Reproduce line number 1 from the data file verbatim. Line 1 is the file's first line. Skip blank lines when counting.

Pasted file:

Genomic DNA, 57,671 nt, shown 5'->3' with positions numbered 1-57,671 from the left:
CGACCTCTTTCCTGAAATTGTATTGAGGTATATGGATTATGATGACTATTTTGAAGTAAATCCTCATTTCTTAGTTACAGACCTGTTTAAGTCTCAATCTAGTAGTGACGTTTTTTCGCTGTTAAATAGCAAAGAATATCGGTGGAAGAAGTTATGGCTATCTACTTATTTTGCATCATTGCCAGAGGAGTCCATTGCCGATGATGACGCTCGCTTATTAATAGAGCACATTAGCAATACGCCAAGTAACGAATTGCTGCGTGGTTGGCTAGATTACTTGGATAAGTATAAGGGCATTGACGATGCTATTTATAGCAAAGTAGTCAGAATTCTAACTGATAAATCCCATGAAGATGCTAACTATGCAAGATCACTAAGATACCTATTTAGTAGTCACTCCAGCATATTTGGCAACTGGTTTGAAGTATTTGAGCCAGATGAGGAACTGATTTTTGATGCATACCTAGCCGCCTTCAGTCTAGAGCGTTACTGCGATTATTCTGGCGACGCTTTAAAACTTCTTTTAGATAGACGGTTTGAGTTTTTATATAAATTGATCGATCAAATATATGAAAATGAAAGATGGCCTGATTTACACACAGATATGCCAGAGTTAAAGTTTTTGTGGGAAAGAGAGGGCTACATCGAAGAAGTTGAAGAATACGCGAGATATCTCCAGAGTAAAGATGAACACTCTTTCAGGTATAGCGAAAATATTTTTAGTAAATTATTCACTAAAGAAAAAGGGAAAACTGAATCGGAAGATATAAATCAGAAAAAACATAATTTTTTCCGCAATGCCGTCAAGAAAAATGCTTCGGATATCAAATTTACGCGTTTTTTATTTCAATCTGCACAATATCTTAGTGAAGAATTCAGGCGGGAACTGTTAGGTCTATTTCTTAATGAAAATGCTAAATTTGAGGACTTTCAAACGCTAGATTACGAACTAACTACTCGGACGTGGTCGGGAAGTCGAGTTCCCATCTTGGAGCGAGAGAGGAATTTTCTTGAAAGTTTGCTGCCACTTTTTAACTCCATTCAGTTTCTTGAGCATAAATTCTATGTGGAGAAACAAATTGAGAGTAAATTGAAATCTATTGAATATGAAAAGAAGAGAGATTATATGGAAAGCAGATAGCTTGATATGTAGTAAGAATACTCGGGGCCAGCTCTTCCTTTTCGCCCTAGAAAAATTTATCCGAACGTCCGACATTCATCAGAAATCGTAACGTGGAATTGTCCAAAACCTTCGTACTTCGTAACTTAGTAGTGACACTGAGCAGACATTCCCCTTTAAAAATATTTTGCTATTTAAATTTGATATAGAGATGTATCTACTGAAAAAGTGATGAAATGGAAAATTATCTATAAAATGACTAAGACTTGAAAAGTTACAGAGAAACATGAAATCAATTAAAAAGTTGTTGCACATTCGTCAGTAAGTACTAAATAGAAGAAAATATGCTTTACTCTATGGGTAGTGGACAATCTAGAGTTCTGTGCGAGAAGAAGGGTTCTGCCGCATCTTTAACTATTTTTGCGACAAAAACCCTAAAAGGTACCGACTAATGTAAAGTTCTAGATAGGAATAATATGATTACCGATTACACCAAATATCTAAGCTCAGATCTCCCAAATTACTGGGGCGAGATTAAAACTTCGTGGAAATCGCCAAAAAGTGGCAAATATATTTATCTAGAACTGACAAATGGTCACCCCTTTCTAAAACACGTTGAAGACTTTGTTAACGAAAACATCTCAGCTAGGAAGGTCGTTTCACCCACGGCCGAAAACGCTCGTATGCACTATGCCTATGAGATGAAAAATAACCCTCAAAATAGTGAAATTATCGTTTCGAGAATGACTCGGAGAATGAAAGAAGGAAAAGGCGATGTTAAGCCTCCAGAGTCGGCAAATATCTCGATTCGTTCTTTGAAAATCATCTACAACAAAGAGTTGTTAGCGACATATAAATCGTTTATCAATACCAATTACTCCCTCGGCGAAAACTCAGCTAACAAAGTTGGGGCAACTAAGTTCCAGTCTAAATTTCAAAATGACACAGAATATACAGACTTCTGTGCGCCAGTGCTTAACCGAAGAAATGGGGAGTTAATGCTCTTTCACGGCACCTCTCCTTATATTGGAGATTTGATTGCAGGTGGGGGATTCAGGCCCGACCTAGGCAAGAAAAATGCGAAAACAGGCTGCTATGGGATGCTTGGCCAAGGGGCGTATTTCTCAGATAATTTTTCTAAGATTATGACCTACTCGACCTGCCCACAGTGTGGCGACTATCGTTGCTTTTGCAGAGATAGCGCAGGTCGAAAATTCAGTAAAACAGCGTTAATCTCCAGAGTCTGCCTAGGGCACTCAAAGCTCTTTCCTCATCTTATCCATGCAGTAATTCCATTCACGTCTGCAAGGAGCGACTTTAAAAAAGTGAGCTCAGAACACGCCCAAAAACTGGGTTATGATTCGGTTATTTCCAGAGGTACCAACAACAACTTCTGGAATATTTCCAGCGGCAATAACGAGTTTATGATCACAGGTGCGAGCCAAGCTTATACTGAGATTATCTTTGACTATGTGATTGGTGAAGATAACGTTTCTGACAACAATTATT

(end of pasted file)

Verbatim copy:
Genomic DNA, 57,671 nt, shown 5'->3' with positions numbered 1-57,671 from the left: